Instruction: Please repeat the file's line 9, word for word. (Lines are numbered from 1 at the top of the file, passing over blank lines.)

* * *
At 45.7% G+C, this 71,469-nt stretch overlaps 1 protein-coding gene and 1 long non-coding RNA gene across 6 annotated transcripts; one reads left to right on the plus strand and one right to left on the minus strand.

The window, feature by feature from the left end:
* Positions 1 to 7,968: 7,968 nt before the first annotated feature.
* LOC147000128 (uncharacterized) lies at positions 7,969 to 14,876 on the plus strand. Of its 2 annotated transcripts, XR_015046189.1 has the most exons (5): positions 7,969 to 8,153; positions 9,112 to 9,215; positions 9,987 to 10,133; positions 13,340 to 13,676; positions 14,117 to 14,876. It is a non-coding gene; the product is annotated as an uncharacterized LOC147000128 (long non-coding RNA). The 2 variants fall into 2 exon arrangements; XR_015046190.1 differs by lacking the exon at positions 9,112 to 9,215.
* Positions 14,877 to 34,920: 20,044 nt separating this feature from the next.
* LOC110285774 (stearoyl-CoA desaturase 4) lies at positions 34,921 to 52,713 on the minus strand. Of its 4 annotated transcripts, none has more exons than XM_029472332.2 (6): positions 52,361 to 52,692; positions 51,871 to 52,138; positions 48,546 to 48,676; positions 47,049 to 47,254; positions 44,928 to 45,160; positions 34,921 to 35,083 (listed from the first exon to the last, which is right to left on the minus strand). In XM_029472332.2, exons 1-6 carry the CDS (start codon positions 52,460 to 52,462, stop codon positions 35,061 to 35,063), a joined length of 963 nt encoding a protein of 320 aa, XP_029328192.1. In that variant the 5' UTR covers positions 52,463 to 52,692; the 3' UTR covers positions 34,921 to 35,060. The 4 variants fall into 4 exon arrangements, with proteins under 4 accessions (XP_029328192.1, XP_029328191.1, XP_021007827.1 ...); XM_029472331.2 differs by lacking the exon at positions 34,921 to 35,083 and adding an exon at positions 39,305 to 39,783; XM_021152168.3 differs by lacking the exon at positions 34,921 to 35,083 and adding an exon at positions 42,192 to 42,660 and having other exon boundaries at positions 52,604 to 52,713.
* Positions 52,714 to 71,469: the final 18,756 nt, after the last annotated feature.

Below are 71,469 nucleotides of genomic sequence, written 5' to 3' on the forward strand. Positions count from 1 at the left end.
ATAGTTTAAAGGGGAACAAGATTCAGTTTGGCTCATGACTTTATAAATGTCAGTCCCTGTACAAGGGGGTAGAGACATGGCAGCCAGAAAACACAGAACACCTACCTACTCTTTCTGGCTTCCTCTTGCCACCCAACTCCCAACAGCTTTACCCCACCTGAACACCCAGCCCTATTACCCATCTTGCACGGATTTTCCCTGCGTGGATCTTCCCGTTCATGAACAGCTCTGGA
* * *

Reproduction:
ATAGTTTAAAGGGGAACAAGATTCAGTTTGGCTCATGACTTTATAAATGTCAGTCCCTGTACAAGGGGGTAGAGACATGGCAGCCAGAAAACACAGAACACCTACCTACTCTTTCTGGCTTCCTCTTGCCACCCAACTCCCAACAGCTTTACCCCACCTGAACACCCAGCCCTATTACCCATCTTGCACGGATTTTCCCTGCGTGGATCTTCCCGTTCATGAACAGCTCTGGA